(the bibliography entry). This could alternatively be an
    explicit URI with or without a fragment identifier appended
    that navigates to a separate page.

Example 1B [1]:
    Human beings have been described by Kenneth Burke as
    "symbol-using animals" (3).

    Note: An MLA-valid variant of Example 1A

Candidate HTML5 Markup:
    [Option 1]

    Human beings have been described by
    <cite for="symbols" href="#bib-burke">Kenneth Burke</cite>
    as <q id="symbols">symbol-using animals</q> (3).

    Note: It is the content of the whole sentence and not just
    the part between <q> tags that needs to be attributed to
    the author, therefore something like option 2 may be more
    appropriate.

    [Option 2]

    <span id="human-trait">
    Human beings have been described by
    <a href="#bib-burke">Kenneth Burke</a>
    as <q>symbol-using animals</p> (3).
    <cite for="human-trait" href="#bib-burke" />
    </span>

    Note: Here an empty cite element is provided with just
    attributes to make the citation relationship between
    the cited content and the original source explicit.
    <a> tags around the author's name can be optionally
    added to provide a hyperlink from the author's name to the
    bibliography entry.

Example 2 [4, p. 7]:
    For this reason, the American computer scientist Leslie Lamport
    has developed the LaTeX format (Lamport, 1985), which provides a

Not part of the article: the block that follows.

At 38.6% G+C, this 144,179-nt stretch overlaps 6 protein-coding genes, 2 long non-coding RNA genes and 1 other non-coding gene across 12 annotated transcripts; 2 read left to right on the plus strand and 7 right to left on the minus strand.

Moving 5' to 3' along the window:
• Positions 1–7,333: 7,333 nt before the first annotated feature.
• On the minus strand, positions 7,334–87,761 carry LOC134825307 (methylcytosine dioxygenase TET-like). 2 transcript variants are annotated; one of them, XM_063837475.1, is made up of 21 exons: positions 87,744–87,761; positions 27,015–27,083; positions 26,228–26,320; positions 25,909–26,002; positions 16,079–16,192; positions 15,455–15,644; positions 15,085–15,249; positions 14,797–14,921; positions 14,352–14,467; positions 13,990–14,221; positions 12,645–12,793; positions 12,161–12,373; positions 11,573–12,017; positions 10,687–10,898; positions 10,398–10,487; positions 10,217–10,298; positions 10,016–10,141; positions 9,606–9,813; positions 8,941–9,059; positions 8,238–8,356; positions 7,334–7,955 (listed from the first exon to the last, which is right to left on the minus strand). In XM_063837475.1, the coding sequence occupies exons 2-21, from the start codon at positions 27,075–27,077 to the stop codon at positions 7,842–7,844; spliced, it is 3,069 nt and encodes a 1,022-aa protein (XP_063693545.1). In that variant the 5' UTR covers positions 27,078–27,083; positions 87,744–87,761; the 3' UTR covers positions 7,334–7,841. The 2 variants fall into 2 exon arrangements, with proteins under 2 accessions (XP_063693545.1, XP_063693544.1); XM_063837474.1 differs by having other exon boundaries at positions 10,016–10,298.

set of higher-level commands for the production of complex
    documents.

Candidate HTML5 Markup:
    <span id="latex-fmt">For this reason, the American computer
    scientist Leslie Lamport has developed the Latex format
    <cite for="latex-fmt" href="#bib-lamp85">(Lamport, 1985)</cite>,
    which provides a set of higher-level commands for the production
    of complex documents.</span>

Example 3A [3, p. 95]:
    The rate of convergence is quadratic as, shown by Wilkinson [27].

Candidate HTML5 Markup:
    <span id="quad-conv">
    The rate of convergence is quadratic as, shown by Wilkinson
    <cite for="quad-conv">[27]</cite>.
    </span>

Example 3B [3, p. 95]:
    Several variations have been developed [2], [7], [13].

Proposed HTML5 Markup:
    <span id="variations">
    Several variations have been developed
    </span>
    <cite for="variations" href="#bib-2">[2]</cite>,
    <cite for="variations" href="#bib-7">[7]</cite>,
    <cite for="variations" href="#bib-13">[13]</cite>.

Example 3C [3, p. 108]:
    Knuth [164, p. 3] notes that "Many readers will skim over
    formulas on their first reading of your exposition. Therefore,
    your sentences should flow smoothly when all but the simplest
    formulas are replaced by 'blah' or some other grunting noise."

Candidate HTML5 Markup:
    Knuth <cite for="qt-knuth" href="#bib-164">[164, p. 3]</cite>
    notes that <q id="qt-knuth">Many readers will skim over
    formulas on their first reading of your exposition. Therefore,
    your sentences should flow smoothly when all but the simplest
    formulas are replaced by &slquo;blah&srquo; or some other
    grunting noise.</q>

Example 4 [2]:
    Students having a hard time finding databases isn't a new
    phenomenon. At the University of Washington, they have
    problems too.

        With the addition of so many new databases to the
        campus online system, many students were having
        difficulty locating the database they needed. At
        the same time, the role of Session manager had
        evolved. The increased importance of the Session
        Manager as a selection tool made it a part of the
        navigation process itself.
        (Eliasen, 1997, p. 510)

Candidate HTML5 Markup:
    <p>
    Students having a hard time finding databases isn't a new
    phenomenon. At the University of Washington, they have
    problems too.
    </p>